In Albany, N.Y., on the campus of the University at Albany. (Every year I come here, and every year I say I'm going to find someone who can tell me why it's the "University at Albany'' and not the "University of Albany.'') While I'm at it, the athletic facilities are fine here, but it's one of the most depressing campuses I've been on. It looks like a high-rise office park. It's impossible to tell one tall, white, personality-less building from the other, and every year, I've got to ask six people directions to the same place where the media gathers and the players eat.
1. Regarding the change in defensive coordinators from Bill Sheridan to Perry Fewell, can you say, "breath of fresh air?'' Talked to Osi Umenyiora (I think he still has Sheridan's shoeprint on the back of his pants) and Justin Tuck, and both feel Fewell's strength will be analyzing strengths and weakness of every player and putting them in the best position to make plays. Even if that means making Umenyiora not an every-down player (I do expect him to start off playing first down, but that may change), Fewell won't be afraid to make the changes he thinks he needs to make.
2. I've always said Tom Coughlin is one of the four or five coaches I'd want to play for if I were a free-agent trying to make an NFL roster. He goes by what he sees. That's why I think Victor Cruz will break into a deep receiver group somehow -- even if it means cutting a vet with promise like Sinorice Moss. Then again, haven't we been writing about Moss as a promising player for five camps now?
3. Chris Canty, a waste last year because of injury, knows he's vital to the success of the Giants front. He's healthy, coming off a strong offseason, and I expect him to be a 70-percent-of-the-snaps player all over the front four.
I call the Antrel Rolle acquisition the "C.C. Brown Memorial Signing,'' because it's obvious the Giants were sick of injuries (Kenny Phillips especially) and marginal players (like Brown) manning the safety spot for them. Rolle, the ex-Cardinal, has had an active camp -- he picked a pass off the day I was there -- and the Giants hope to pair him with Phillips if the latter is able; Phillips is coming off knee microfracture surgery, and they don't sell insurance for that kind of injury. Rolle looks slim for a safety. Still looks like he could play corner, the position he played 'til moving as a Cardinal in 2008. He moves very well, obviously, and will be a center fielder on the back line. He'd better be, for $5.4 million a year.
Defensive tackle Linval Joseph is the most impressive draft choice in camp. The Giants had good depth on the line already, but they had Joseph, the 320-pound space-eater from East Carolina, rated so high in the draft that they honored their board and added him to the mix. He's shown more quickness than some in the organization thought he had. I expect him to be a solid member of the eight-man defensive-line rotation.
The sight of Vinny DiTrani of The (Bergen) Record typing away in the press room in Indian Quad. DiTrani, 65, one of the most respected football beat men in the country, is retiring at the end of the season after 43 years at the paper, 33 covering the Giants. Now, DiTrani was a veteran scribe when I joined the Giants' beat in 1985 at age 28. In those days, I surveyed the scene of the 15 or so regulars on the beat and quickly determined DiTrani was the most knowledgeable and commanded the most respect from the players and coaches. Bill Parcells called him "The Sage,'' and made sure he read DiTrani's story in the paper as a matter of daily habit. DiTrani was one of the first beat guys I knew who watched gametape every Monday, over and over, to determine how every starter and sub on the Giants played. Of all the local NFL writers I've worked alongside, there's no one I respect more. That's why I'll be sure to bookmark The Record's site this year and read him for one last season.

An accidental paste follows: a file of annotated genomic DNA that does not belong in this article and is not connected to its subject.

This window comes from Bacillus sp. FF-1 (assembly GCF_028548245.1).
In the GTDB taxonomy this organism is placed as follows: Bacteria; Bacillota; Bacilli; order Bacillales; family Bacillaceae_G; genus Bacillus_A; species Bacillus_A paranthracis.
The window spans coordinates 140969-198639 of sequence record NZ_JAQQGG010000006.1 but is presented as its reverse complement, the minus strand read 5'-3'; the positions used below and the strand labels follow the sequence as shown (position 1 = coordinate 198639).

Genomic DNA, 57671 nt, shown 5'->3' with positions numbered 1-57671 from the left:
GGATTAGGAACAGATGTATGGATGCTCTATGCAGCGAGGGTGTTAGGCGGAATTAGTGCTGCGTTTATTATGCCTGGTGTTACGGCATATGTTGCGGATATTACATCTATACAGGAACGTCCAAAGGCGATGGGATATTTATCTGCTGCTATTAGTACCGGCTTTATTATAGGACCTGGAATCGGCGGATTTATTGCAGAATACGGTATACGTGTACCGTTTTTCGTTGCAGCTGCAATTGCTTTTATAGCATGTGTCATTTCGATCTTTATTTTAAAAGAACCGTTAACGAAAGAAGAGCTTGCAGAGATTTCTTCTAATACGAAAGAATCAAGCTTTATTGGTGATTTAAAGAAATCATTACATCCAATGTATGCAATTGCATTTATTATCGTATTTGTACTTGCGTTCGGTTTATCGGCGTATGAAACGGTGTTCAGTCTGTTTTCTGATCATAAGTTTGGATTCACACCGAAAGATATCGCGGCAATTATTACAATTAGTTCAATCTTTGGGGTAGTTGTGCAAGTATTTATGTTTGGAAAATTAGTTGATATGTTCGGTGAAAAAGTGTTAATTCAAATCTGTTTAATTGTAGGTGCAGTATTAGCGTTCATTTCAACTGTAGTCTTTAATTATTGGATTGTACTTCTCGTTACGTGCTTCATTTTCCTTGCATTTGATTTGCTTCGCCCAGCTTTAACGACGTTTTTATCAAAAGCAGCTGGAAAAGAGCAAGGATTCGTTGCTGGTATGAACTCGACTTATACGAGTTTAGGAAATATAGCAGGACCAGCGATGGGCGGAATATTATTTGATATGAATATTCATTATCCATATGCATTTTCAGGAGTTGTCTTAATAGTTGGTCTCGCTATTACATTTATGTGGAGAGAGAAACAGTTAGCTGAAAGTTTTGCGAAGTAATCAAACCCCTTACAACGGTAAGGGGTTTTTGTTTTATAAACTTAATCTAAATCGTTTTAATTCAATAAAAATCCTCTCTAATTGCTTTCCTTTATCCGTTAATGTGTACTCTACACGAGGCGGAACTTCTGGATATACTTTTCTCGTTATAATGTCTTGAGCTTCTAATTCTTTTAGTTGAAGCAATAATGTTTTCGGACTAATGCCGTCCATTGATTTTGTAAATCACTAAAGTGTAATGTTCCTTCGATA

There's a lot of good training-table food in the NFL. I didn't go to Cleveland this year, but the Browns cook nearly everything to order with four-star chefs. But in terms of the best cafeterias serving the most well-round good food, no team can touch the Giants. The choices, the quality, the depth of good food is unsurpassed in the league. Today, at the pasta bar, I had penne with marinara and barely cooked yellow squash, broccoli and zucchini mixed him. Superb. Grade: A
1. Wouldn't be surprised to see Ahmad Bradshaw (4.8 yards per carry on 163 rushes last year) exceed or come very close to the number of carries for Brandon Jacobs (3.7, 224). If Bradshaw stays healthy, they'll feed him more.
2. Defensive end Dave Tollefson had such a good offseason and is having such a good summer in camp that the Giants are going to have to find snaps for him in the line rotation.
3. The Giants want 2009 second-round pick Will Beatty to push, and perhaps replace, David Diehl at left tackle. But I don't think Beatty is ready. Diehl might not be the athlete Beatty is, but he's more reliable, and by the end of camp, my money's on Diehl to hold off Beatty -- for this year anyway.
4. Giants have been very beat up in camp. All three interior offensive linemen were hurt the day I saw them, along with every tight end but Bear Pascoe (what a great name for a tight end -- or for any NFL position, for that matter). Eli Manning was rendered nearly headless the other night against the Jets. It's been a very frustrating camp for Tom Coughlin.
5. Everyone in camp loves Ramses Barden's potential, and how the 6-6 receiver from Cal Poly goes up for the ball so physically and athletically. If you've got a slot on your fantasy team for a breakout receiver, and Barden's there in the later rounds, go for him.